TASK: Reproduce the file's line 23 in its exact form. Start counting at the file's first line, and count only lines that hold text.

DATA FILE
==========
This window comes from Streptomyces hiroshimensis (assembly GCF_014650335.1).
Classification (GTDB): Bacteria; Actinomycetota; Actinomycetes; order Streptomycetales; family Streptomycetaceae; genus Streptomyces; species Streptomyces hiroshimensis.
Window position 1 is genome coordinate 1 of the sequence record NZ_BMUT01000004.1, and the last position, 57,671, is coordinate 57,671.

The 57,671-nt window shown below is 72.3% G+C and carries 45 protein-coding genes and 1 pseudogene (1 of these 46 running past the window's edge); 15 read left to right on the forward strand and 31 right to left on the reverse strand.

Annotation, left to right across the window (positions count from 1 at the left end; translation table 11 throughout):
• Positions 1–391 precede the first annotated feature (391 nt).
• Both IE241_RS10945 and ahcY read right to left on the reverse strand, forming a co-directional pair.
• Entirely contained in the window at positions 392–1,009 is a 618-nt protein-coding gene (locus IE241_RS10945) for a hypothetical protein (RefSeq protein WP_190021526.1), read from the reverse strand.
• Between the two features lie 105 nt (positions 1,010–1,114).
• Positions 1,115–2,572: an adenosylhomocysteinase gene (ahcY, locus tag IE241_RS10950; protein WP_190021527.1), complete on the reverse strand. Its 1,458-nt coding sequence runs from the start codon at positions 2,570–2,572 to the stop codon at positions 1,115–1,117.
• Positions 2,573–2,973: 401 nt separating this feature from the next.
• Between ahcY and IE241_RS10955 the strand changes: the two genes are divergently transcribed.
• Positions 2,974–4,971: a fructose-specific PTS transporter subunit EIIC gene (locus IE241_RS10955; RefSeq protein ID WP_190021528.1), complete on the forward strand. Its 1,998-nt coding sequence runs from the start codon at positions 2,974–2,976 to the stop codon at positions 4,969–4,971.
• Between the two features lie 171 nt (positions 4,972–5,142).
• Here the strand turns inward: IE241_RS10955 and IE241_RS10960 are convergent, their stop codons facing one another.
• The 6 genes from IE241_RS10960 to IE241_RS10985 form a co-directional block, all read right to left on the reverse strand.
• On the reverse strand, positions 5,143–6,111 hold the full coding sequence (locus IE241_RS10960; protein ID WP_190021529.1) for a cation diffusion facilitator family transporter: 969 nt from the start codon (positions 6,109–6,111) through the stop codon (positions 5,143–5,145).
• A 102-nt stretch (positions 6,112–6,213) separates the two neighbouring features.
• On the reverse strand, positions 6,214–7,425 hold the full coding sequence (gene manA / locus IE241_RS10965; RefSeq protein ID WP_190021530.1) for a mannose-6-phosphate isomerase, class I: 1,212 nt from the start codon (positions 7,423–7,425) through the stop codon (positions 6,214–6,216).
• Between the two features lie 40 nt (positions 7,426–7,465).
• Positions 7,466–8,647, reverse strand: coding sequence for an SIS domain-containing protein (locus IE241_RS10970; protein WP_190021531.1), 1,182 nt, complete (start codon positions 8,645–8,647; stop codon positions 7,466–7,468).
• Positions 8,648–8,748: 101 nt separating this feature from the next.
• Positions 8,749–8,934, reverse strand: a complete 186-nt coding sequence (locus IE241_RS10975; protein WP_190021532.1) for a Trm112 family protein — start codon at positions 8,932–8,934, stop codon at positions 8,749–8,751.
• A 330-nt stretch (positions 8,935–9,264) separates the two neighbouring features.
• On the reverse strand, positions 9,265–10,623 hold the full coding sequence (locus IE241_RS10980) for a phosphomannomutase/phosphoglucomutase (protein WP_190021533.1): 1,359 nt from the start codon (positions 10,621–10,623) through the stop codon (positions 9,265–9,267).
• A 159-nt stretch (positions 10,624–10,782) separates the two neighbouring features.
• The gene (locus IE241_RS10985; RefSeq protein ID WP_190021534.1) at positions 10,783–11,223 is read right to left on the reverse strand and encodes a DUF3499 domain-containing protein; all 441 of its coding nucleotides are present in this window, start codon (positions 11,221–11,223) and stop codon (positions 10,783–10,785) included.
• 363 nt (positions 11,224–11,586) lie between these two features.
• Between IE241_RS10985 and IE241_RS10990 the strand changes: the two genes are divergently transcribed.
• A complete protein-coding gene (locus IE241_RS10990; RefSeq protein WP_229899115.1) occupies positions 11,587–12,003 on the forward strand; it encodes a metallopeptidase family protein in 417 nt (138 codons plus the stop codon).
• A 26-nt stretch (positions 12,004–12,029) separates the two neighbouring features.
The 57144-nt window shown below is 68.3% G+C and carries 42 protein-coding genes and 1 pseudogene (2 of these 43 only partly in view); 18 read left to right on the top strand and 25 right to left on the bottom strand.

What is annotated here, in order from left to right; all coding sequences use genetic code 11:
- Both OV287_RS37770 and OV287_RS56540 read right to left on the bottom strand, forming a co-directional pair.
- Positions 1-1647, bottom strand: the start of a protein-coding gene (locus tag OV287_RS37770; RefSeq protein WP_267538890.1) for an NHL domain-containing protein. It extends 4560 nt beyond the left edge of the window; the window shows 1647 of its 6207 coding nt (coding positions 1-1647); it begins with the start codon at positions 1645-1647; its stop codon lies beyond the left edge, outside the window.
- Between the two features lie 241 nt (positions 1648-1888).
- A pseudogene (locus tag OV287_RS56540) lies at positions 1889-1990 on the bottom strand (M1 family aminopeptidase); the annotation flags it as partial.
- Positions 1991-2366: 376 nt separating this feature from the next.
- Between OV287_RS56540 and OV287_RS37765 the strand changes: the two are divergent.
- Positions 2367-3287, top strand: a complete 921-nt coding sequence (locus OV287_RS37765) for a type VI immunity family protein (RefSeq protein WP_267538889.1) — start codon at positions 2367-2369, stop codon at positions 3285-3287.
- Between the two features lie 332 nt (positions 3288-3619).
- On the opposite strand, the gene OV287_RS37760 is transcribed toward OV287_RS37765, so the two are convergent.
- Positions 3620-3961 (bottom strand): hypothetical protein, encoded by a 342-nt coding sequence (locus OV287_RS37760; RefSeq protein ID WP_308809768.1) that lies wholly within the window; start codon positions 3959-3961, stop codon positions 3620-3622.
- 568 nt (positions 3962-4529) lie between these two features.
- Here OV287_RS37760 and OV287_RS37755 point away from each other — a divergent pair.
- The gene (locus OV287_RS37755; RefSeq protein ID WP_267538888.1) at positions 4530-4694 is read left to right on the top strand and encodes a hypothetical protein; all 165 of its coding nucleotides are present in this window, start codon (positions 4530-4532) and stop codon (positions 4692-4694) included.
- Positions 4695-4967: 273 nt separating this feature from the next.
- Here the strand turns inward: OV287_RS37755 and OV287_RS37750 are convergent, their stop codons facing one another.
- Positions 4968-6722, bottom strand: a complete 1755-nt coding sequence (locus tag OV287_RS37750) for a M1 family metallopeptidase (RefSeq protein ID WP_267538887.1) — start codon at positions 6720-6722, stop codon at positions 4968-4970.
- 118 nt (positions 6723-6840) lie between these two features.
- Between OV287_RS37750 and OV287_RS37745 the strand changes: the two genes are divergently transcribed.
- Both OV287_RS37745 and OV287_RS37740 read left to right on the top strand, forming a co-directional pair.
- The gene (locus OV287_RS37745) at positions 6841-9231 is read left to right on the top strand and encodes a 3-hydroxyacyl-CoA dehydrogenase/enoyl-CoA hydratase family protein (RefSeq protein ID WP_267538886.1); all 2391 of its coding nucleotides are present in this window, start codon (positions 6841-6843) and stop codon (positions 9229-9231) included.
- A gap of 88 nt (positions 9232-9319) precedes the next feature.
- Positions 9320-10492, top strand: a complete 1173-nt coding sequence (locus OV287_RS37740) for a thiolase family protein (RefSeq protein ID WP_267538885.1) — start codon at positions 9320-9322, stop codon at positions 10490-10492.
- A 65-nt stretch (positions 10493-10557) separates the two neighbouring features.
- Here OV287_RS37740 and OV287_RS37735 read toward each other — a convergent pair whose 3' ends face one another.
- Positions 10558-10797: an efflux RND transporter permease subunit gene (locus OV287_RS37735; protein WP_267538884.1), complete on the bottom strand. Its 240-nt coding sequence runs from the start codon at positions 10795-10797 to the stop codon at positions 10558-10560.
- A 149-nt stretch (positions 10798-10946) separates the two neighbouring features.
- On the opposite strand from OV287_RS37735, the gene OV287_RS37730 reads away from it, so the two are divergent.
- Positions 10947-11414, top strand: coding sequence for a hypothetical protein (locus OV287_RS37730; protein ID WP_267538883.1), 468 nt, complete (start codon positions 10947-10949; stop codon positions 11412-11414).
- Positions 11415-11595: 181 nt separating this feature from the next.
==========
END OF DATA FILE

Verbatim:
• Positions 8,749–8,934, reverse strand: a complete 186-nt coding sequence (locus IE241_RS10975; protein WP_190021532.1) for a Trm112 family protein — start codon at positions 8,932–8,934, stop codon at positions 8,749–8,751.